Once upon a time, asbestos was viewed as a “miracle mineral.” When you consider all of the ways in which asbestos can be used for construction, insulation, and fire safety, it’s easy to see why people were so taken with it. While extremely useful, though, some types of asbestos have also been found to pose some significant health threats. So, when is asbestos dangerous, and what can you do about it? Today, we are going to lay out the facts on asbestos so you can make smart decisions for yourself and your family.
Fact #1: All Asbestos Is Not Created Equally
Because asbestos isn’t a single, easily categorized type of substance, each type is unique in the level of danger that it poses to your health. For example, crocidolite and amosite asbestos are extremely dangerous and even minimal amounts of the stuff can be extremely toxic. With chrysolite asbestos, though, there are fewer risks for lung disease – especially when the asbestos is located in areas where you and your family are not actually exposed to it on any kind of regular basis. It’s crucial, then, to have an expert evaluate your home to determine which types of asbestos are present in order to determine if it needs to be removed and how to proceed.
Fact #2: The Dangerous Types of Asbestos Are Very Dangerous
When certain types of asbestos fibers are inhaled and cause irritation in the lungs, they can lead to several dangerous medical conditions. Of these, mesothelioma is the most common. In fact, the World Health Organization has stated that 43,000 people die each year from mesothelioma. In addition to this, those exposed to asbestos could develop asbestos-induced lung cancer, asbestosis, and non-malignant pleural disease. While the name “non-malignant pleural disease” may seem harmless, as it itself is not fatal, it can actually be a pre-cancerous condition and lead to further complications. Asbestos-related conditions must be taken seriously. Remember, too, that according to the U.S. Environmental Protection Agency, there is no safe level of exposure to these dangerous types of asbestos.
Fact #3: Asbestos Fibers Can Hang Around for a Long Time
When a person has been exposed to asbestos and breathes in the fibers, most of those fibers will be expelled relatively quickly. Some fibers, however, have the ability to penetrate deep into the individual’s lung and can remain lodged there for an entire lifetime. Over time, these asbestos fibers can cause inflammation and scarring of the lung tissue, leading to the slow development of breathing difficulties and disease.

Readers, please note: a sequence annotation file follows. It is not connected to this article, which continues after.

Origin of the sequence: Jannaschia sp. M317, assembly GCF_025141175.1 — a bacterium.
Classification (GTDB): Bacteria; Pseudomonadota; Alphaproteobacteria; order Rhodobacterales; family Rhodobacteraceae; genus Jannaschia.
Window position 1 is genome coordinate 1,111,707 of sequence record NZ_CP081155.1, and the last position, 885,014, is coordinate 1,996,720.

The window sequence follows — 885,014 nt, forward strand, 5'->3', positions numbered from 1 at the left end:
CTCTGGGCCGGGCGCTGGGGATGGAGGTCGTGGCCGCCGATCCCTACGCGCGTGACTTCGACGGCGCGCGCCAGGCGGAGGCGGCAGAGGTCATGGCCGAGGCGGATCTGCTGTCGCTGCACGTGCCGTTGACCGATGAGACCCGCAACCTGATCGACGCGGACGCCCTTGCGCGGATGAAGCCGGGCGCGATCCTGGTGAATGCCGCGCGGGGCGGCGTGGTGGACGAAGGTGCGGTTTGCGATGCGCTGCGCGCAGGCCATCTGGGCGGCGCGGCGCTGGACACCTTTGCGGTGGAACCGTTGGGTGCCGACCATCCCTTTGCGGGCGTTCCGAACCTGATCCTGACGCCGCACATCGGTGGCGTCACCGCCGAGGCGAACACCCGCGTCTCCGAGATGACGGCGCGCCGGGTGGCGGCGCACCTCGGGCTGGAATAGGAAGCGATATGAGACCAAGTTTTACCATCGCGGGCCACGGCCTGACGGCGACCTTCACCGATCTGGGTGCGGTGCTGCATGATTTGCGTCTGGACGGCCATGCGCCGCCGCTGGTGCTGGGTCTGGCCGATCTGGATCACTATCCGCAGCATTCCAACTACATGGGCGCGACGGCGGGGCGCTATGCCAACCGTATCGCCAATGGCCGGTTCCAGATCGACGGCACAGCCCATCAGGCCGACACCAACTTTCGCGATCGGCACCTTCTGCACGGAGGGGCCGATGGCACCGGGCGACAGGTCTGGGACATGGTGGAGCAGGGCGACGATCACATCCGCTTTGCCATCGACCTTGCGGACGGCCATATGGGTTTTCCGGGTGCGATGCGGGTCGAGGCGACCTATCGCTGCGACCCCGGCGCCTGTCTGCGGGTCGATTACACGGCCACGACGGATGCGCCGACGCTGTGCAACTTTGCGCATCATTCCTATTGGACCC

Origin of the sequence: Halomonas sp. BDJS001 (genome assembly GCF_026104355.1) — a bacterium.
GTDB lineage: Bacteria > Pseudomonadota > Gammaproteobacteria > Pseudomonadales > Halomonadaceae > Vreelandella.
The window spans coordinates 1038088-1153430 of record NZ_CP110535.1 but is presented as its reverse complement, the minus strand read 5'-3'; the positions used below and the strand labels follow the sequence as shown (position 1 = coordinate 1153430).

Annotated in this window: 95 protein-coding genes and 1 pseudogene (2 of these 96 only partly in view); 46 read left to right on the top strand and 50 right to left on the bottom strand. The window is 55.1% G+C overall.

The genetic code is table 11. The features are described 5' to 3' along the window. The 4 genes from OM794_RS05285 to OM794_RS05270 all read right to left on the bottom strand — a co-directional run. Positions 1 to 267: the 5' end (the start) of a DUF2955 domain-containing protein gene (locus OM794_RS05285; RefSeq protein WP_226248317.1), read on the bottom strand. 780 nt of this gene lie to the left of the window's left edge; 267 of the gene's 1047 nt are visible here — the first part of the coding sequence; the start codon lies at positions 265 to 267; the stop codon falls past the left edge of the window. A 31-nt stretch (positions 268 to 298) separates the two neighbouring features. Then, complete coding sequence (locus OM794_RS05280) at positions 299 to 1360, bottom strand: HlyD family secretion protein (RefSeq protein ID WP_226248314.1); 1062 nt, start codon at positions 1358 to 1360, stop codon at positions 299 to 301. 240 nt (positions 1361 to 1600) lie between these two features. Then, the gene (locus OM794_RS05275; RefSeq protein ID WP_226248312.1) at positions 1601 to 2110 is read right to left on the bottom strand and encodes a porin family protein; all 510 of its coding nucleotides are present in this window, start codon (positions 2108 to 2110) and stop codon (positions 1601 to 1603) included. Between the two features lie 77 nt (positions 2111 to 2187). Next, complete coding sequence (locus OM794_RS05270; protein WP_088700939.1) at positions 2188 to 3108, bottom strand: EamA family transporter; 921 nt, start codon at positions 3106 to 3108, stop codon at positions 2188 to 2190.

Fact #4: Medical Problems Tied to Asbestos Often Go Undetected for Decades
In most cases, it takes between 20 to 50 years for the symptoms of an asbestos-related illness or condition to show themselves. In other words, just because brief or short-term exposure to asbestos hasn’t caused a person to feel sick immediately doesn’t mean that the risk isn’t always there – and it doesn’t mean that the person hasn’t walked away from inhaling the fibers unscathed.
Fact #5: Smoking + Asbestos = Disaster
Studies have found that those who smoke cigarettes are at a much greater risk of developing asbestos-related health conditions after asbestos exposure than non-smokers. Avoiding this “double whammy” is something every smoker should be concerned with.
Because asbestos can lead to such serious health complications, it’s always in your best interest to have your home evaluated should you suspect that ANY asbestos may be present there. You should NEVER try to remove asbestos on your own, as this can lead to high levels of exposure to asbestos fibers. Always hire a professional to safely and thoroughly remove dangerous asbestos from your home.
Do you need to have your home inspected or do you require expert asbestos abatement services? Call the team at Abbotts Fire & Flood. We can offer a free estimate and start making your home safer today.